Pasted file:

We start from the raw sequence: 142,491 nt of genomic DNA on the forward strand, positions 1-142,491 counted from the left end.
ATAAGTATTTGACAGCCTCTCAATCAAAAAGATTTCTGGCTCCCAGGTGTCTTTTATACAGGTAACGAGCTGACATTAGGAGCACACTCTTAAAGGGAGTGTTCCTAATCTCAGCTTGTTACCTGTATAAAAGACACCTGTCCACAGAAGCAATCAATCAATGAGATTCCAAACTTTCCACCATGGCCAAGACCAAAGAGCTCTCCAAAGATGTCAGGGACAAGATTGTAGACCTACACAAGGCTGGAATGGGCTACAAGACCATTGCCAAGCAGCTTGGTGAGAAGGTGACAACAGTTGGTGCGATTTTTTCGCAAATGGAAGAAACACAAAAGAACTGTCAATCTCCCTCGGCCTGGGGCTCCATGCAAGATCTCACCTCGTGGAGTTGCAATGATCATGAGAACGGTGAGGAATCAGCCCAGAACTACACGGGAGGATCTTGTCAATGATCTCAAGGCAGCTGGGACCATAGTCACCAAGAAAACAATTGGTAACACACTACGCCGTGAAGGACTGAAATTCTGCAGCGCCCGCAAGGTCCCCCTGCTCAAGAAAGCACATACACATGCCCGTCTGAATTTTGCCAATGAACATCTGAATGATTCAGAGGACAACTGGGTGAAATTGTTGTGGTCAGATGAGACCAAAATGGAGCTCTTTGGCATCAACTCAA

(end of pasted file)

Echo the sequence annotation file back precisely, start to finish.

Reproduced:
We start from the raw sequence: 142,491 nt of genomic DNA on the forward strand, positions 1-142,491 counted from the left end.
ATAAGTATTTGACAGCCTCTCAATCAAAAAGATTTCTGGCTCCCAGGTGTCTTTTATACAGGTAACGAGCTGACATTAGGAGCACACTCTTAAAGGGAGTGTTCCTAATCTCAGCTTGTTACCTGTATAAAAGACACCTGTCCACAGAAGCAATCAATCAATGAGATTCCAAACTTTCCACCATGGCCAAGACCAAAGAGCTCTCCAAAGATGTCAGGGACAAGATTGTAGACCTACACAAGGCTGGAATGGGCTACAAGACCATTGCCAAGCAGCTTGGTGAGAAGGTGACAACAGTTGGTGCGATTTTTTCGCAAATGGAAGAAACACAAAAGAACTGTCAATCTCCCTCGGCCTGGGGCTCCATGCAAGATCTCACCTCGTGGAGTTGCAATGATCATGAGAACGGTGAGGAATCAGCCCAGAACTACACGGGAGGATCTTGTCAATGATCTCAAGGCAGCTGGGACCATAGTCACCAAGAAAACAATTGGTAACACACTACGCCGTGAAGGACTGAAATTCTGCAGCGCCCGCAAGGTCCCCCTGCTCAAGAAAGCACATACACATGCCCGTCTGAATTTTGCCAATGAACATCTGAATGATTCAGAGGACAACTGGGTGAAATTGTTGTGGTCAGATGAGACCAAAATGGAGCTCTTTGGCATCAACTCAA